Popular pulp characters that headlined in their own magazines:

Popular pulp characters who appeared in anthology titles such as All-Story or Weird Tales :

Illustrators

Pulp covers were printed in color on higher-quality (slick) paper. They were famous for their half-dressed damsels in distress, usually awaiting a rescuing hero. Cover art played a major part in the marketing of pulp magazines. The early pulp magazines could boast covers by some distinguished American artists; The Popular Magazine had covers by N.C. Wyeth, and Edgar Franklin Wittmack contributed cover art to Argosy [11] and Short Stories. [12] Later, many artists specialized in creating covers mainly for the pulps; a number of the most successful cover artists became as popular as the authors featured on the interior pages. Among the most famous pulp artists were Walter Baumhofer, Earle K. Bergey, Margaret Brundage, Edd Cartier, Virgil Finlay, Frank R. Paul, Norman Saunders, Nick Eggenhofer, (who specialized in Western illustrations), Hugh J. Ward, George Rozen, and Rudolph Belarski. [13] Covers were important enough to sales that sometimes they would be designed first; authors would then be shown the cover art and asked to write a story to match.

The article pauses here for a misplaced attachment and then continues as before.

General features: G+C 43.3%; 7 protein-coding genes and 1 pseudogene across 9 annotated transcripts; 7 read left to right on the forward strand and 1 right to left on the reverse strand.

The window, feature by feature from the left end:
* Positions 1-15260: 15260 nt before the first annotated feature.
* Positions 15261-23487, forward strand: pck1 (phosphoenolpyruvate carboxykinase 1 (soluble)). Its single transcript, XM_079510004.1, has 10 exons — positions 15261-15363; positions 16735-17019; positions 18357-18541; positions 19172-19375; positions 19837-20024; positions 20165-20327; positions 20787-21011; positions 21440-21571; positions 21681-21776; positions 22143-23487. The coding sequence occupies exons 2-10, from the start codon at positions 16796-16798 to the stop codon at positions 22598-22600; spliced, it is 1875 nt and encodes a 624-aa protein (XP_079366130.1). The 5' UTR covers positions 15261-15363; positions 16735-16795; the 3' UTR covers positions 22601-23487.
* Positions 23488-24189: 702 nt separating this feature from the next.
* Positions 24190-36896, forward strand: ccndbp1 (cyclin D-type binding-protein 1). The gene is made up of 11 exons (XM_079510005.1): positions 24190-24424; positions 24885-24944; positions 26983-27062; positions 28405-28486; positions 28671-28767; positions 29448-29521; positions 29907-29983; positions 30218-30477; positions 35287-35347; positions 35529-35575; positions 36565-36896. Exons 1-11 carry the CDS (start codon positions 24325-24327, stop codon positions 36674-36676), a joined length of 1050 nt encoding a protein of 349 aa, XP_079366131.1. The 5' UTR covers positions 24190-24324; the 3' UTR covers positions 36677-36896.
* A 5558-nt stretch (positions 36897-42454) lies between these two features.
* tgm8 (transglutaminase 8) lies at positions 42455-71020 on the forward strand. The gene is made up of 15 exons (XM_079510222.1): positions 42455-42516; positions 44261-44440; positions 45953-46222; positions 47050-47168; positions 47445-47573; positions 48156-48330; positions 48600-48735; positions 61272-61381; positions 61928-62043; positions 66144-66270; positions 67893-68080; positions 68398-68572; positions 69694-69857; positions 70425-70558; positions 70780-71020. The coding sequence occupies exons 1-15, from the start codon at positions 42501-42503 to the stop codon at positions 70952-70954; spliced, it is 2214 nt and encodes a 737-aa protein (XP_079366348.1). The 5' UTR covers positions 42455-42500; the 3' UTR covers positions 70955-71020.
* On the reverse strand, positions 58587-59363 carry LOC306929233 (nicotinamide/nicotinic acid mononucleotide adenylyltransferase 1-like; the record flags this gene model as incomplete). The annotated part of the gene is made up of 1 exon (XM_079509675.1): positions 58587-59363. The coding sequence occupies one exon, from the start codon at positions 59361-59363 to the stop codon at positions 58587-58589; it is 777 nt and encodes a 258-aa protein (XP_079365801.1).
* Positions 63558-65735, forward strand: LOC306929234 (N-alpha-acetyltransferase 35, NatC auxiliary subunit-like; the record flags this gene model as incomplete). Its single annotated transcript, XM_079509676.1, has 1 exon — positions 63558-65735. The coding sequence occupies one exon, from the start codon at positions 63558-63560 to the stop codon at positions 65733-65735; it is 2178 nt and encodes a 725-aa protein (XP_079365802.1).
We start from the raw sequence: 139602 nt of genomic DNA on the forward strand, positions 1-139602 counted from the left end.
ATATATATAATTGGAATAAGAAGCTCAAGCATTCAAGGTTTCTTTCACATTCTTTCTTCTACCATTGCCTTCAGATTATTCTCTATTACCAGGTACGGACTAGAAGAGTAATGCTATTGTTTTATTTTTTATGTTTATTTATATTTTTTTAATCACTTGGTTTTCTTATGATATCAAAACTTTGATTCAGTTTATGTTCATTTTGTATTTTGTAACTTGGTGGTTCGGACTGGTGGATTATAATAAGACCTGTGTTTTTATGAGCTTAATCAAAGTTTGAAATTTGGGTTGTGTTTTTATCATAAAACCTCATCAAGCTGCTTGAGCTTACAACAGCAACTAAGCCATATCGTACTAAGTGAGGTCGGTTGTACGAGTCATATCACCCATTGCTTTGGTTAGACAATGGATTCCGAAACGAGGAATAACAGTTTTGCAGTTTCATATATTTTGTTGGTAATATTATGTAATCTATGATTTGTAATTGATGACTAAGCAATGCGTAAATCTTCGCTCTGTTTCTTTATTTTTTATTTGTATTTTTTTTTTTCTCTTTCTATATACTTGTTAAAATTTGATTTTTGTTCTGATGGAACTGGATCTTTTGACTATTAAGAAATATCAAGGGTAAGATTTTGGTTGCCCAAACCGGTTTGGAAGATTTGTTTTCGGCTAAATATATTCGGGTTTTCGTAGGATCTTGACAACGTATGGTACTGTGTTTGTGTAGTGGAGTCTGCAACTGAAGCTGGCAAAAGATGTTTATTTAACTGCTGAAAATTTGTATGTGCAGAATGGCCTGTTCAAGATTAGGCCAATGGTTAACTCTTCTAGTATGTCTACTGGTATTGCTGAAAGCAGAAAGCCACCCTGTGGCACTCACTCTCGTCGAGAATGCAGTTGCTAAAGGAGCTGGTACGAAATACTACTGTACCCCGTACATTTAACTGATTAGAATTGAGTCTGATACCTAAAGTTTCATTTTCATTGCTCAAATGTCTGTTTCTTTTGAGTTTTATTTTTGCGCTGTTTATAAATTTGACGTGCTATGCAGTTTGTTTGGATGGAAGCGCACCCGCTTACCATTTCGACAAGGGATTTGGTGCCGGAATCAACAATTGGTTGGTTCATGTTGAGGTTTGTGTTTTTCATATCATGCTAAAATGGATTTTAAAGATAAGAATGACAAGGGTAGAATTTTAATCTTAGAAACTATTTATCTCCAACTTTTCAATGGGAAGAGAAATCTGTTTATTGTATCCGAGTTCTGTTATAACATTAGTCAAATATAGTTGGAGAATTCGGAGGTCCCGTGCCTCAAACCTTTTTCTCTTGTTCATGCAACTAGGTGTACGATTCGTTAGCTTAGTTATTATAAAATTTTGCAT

Later pulps began to feature interior illustrations, depicting elements of the stories. The drawings were printed in black ink on the same cream-colored paper used for the text, and had to use specific techniques to avoid blotting on the coarse texture of the cheap pulp. Thus, fine lines and heavy detail were usually not an option. Shading was by crosshatching or pointillism, and even that had to be limited and coarse. Usually the art was black lines on the paper's background, but Finlay and a few others did some work that was primarily white lines against large dark areas.

Authors and editors

Another way pulps kept costs down was by paying authors less than other markets; thus many eminent authors started out in the pulps before they were successful enough to sell to better-paying markets, and similarly, well-known authors whose careers were slumping or who wanted a few quick dollars could bolster their income with sales to pulps. Additionally, some of the earlier pulps solicited stories from amateurs who were quite happy to see their words in print and could thus be paid token amounts. [14]